De l’Esprit géométrique et de l’art de persuader (On the spirit of geometry and the art of persuasion) (1657-8?) is a yet more sophisticated presentation of the new scientific outlook. Pascal begins by conceding that definitions in geometry are nominal and not real, and that what are taken for axioms are intuitive perceptions which can neither be demonstrated nor reasonably be doubted. The four terms which he identifies in this way are number, space, movement and time. All share the property of being infinitely divisible and infinitely extensible. This insight is counter-intuitive to those who conceive knowledge as finite but, unless it can be grasped, then the geometric spirit itself cannot be comprehended. Pascal is not claiming that man’s capacity for knowledge is unlimited; merely that the immediate information of his senses and his reason have to be transcended if scientific advances are to be made. Geometry emerges from this as superior to logic, in that it can both provide axioms and engage in demonstration, whereas logic can only do the latter.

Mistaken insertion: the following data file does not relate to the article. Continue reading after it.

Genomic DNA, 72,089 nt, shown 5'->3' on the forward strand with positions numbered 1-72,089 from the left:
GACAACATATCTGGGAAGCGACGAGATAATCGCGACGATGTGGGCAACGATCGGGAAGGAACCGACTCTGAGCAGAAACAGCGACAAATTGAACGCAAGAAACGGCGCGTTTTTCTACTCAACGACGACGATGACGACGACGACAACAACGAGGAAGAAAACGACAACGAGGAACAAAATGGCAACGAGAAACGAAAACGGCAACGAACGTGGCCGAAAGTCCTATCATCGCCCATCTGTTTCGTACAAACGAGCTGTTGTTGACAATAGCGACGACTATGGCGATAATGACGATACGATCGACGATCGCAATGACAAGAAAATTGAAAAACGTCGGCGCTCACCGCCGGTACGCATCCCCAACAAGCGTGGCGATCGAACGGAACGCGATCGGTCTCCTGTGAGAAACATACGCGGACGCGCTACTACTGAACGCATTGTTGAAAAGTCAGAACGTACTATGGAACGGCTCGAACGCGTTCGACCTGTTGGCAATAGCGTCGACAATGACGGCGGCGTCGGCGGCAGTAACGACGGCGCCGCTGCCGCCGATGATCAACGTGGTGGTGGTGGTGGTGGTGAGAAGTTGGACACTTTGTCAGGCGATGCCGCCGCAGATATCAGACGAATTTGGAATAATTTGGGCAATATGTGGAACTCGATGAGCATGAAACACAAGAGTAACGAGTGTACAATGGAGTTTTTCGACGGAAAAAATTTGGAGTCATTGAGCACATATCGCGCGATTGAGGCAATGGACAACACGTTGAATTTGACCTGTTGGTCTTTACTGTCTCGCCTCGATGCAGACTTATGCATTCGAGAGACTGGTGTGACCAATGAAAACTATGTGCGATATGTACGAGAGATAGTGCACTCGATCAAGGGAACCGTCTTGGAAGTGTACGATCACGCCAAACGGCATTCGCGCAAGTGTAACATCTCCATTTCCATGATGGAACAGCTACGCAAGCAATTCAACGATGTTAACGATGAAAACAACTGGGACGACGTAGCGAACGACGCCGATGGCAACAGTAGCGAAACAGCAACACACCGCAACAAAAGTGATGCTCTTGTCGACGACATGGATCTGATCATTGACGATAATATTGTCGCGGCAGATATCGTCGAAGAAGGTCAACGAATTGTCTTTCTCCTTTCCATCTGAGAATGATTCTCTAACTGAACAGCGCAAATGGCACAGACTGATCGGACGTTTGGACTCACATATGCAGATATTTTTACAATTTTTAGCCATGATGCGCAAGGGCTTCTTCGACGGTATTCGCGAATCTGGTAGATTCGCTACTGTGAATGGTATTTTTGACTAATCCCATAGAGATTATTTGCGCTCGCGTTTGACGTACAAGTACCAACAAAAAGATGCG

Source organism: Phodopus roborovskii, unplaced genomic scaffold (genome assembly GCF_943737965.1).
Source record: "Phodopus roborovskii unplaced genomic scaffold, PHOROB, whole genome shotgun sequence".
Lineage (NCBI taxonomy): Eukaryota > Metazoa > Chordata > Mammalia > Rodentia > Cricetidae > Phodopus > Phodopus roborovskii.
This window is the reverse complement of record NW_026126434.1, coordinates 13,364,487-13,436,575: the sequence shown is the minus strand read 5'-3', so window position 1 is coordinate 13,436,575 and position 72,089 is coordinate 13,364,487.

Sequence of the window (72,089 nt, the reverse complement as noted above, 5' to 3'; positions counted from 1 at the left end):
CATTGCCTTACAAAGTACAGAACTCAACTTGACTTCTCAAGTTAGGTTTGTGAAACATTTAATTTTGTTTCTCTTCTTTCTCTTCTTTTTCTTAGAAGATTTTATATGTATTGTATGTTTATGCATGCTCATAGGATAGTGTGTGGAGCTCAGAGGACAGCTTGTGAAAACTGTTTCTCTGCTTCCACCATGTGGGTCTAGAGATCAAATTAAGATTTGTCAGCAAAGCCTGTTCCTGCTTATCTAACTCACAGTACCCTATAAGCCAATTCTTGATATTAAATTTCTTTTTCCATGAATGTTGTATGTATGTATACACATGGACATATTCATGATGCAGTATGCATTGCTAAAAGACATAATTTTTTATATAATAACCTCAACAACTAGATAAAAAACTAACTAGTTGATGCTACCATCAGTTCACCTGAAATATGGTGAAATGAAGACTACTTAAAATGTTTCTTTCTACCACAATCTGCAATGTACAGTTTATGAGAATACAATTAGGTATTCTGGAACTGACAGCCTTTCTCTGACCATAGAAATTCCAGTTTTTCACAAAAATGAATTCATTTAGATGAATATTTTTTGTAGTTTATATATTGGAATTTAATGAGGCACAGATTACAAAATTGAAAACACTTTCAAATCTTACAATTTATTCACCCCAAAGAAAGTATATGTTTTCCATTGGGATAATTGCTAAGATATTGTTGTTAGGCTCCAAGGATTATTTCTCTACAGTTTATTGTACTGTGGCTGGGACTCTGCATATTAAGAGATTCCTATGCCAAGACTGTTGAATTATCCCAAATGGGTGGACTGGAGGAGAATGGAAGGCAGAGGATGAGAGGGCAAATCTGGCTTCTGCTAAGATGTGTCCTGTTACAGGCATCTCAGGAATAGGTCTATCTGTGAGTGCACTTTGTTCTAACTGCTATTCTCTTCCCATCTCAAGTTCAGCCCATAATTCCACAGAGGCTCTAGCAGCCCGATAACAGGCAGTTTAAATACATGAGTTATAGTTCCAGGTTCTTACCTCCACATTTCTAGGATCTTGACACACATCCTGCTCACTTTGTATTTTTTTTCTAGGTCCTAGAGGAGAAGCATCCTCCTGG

The second part of the work is devoted to the thorny problem of persuasion; here the will comes into question as the path through which human assent to a given argument is to be obtained. Even here, however, a method or a set of rules are supplied for the correct conduct of an argument. Terms must be given clear definitions, axioms must be incontrovertible and must all be explicit, and conclusions should be checked by substituting definitions for the terms used. Pascal’s discussion of scientific method is therefore distinct from Bacon’s negative use of induction although, like Bacon, he conceives of science in evolutionary terms; nor does it evince Descartes’ greater reliance on the resources of human reason; it harnesses the arguments of the sceptics, but escapes from their epistemological dilemma by positing intuitive truths which do not come to us from the exercise of our intellect.

6 Theology and the human condition